How do you assess the life, loves and triumphs of Jeanne Moreau in six or seven paragraphs? You don’t. You just type out the highlights, throw in an observation or two and then walk away, frustrated and irked.

I love this quote from a 1.13.01 interview with Alan Riding: “The cliché is that life is a mountain,” she said. “You go up, reach the top and then go down. To me, life is going up until you are burned by flames.” In other words, no retirement, no rest homes…bop until you drop.

It’s not disrespectful to note that Moreau was the first older actress about whom I had erotic fantasies. Past her physical prime but serious in the sack. In my head she was a world-class MILF, long before the term had been invented.

This was entirely due to her brief performance in Bertrand Blier‘s Going Places (’74), in which she played a destitute middle-aged woman, just released from prison, who eats, smokes, hangs out, walks on the beach and makes love with Gerard Depardieu and Patrick Dewaere for a couple of days before…well, before committing suicide. (Which I always thought was a cruel and unimaginative way to arrange for her character to exit the narrative.)

I had seen Moreau in Viva Maria (I’m recalling another very hot scene with George Hamilton) before Going Places, but I was inspired by that magnificent Blier flick to search through all her classic performances, and I think it’s entirely fair to say that aside from her mature emotings and world-class chops, Moreau was one of the most openly carnal actresses of her time. In a subtle, understated, sophisticated way, I mean.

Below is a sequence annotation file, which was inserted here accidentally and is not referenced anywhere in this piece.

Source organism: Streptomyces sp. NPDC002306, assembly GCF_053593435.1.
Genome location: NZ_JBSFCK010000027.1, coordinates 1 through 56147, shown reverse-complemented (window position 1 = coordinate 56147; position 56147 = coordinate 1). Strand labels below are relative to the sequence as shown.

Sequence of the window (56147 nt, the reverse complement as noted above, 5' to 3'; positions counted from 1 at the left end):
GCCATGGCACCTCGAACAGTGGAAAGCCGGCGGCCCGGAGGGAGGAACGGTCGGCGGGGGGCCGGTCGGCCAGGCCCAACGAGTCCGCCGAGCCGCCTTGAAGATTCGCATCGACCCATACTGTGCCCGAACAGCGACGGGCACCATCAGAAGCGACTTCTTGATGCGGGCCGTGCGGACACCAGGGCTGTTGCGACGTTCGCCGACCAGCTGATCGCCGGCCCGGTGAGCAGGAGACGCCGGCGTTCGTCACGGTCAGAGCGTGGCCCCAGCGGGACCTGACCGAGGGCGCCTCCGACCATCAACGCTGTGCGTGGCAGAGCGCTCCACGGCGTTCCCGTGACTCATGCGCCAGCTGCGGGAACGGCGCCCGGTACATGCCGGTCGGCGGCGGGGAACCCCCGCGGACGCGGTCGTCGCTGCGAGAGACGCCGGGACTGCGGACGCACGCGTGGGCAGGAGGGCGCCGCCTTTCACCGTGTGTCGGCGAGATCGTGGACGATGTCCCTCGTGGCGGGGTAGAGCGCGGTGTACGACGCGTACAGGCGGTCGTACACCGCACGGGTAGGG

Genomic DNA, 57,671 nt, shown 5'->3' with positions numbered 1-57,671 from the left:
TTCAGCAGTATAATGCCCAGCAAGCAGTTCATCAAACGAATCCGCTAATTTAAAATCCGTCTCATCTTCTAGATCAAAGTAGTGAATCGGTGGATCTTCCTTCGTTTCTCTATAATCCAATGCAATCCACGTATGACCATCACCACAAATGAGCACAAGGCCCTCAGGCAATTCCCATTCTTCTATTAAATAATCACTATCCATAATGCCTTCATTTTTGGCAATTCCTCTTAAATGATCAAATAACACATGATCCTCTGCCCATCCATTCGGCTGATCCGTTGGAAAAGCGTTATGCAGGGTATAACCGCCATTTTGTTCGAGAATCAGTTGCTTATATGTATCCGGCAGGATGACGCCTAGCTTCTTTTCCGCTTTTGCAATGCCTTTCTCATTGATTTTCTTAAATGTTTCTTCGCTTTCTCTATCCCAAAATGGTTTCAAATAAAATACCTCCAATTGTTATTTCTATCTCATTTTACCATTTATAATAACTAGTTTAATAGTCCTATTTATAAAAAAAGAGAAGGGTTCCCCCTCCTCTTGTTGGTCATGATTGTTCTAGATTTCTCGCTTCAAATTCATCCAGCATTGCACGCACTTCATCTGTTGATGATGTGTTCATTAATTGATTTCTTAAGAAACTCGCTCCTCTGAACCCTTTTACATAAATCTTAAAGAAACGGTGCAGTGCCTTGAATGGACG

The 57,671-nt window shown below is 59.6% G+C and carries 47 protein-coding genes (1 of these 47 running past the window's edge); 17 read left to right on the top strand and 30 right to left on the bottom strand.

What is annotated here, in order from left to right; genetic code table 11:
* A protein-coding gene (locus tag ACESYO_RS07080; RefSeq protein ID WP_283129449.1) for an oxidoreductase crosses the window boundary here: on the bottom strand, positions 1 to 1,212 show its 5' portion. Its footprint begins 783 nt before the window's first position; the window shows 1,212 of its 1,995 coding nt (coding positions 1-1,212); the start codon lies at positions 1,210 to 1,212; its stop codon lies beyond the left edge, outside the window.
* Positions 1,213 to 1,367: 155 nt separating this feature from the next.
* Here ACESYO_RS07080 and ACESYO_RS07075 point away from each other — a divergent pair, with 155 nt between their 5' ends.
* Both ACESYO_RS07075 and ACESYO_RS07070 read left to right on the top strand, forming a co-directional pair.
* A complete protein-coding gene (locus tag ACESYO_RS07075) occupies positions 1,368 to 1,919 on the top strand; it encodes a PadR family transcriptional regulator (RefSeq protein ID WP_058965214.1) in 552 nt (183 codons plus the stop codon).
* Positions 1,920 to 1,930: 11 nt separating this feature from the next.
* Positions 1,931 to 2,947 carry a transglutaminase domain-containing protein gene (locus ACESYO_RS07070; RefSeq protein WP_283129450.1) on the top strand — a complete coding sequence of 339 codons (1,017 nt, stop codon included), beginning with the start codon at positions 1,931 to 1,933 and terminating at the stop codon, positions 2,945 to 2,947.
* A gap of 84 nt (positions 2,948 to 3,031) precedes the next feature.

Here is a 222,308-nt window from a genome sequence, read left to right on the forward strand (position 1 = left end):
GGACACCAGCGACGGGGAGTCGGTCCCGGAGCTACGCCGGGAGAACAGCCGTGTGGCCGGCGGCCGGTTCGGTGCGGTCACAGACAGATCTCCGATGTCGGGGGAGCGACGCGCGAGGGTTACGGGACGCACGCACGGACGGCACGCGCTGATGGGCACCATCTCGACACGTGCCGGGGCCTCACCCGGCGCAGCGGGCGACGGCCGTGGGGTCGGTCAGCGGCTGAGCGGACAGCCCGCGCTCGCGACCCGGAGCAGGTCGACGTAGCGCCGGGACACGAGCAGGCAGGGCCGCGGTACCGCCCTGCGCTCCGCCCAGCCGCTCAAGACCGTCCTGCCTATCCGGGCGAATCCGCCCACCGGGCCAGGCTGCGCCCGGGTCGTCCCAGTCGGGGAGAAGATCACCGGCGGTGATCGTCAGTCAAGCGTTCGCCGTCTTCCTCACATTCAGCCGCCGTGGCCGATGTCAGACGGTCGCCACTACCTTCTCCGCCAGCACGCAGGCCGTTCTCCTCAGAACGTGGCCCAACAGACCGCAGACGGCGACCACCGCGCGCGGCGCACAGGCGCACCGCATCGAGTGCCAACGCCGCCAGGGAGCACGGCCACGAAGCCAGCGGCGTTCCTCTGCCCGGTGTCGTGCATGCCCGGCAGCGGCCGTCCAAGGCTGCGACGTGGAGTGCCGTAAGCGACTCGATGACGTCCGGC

Since that time I have seen and savored Moreau in Louis Malle‘s Elevator to the Gallows and The Lovers, and in Roger Vadim‘s Les Liaisons Dangereuses. In a cameo in Francois Truffaut‘s The 400 Blows. As Marcello Mastroianni‘s costar in Michelangelo Antonioni‘s La Notte and Orson WellesThe Trial. And of course in Truffaut’s Jules and Jim — probably her greatest role or certainly the one for which she’s best remembered.

Not to mention Luis Bunuel‘s Diary of a Chambermaid, John Frankenheimer‘s The Train, Jacques Demy‘s Bay of Angels. Tony Richardson‘s Mademoiselle. Truffaut’s The Bride Wore Black. Going Places! Elia Kazan‘s The Last Tycoon. Joseph Losey‘s Monsieur Klein. Laurent Heynemann‘s The Old Lady Who Walked in the Sea, Wim WendersUntil the End of the World and Vincent Ward‘s Map of the Human Heart.

She had hot and heavy affairs with Truffaut, Malle, Tony Richardson, Pierre Cardin, Lee Marvin and William Friedkin, and God knows how many other lucky fellows.